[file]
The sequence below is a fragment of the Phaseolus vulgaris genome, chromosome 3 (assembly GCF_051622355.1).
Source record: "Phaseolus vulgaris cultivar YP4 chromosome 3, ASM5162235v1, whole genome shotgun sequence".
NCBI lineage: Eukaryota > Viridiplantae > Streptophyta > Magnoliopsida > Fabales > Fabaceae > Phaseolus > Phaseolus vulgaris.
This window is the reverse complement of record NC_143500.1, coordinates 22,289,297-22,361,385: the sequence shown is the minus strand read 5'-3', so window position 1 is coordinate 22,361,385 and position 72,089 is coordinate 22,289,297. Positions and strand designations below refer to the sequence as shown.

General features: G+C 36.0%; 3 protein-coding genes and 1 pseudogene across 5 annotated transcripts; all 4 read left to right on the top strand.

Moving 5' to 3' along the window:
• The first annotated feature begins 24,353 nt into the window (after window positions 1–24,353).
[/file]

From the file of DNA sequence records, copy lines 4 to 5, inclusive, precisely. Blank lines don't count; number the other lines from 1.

This window is the reverse complement of record NC_143500.1, coordinates 22,289,297-22,361,385: the sequence shown is the minus strand read 5'-3', so window position 1 is coordinate 22,361,385 and position 72,089 is coordinate 22,289,297. Positions and strand designations below refer to the sequence as shown.

General features: G+C 36.0%; 3 protein-coding genes and 1 pseudogene across 5 annotated transcripts; all 4 read left to right on the top strand.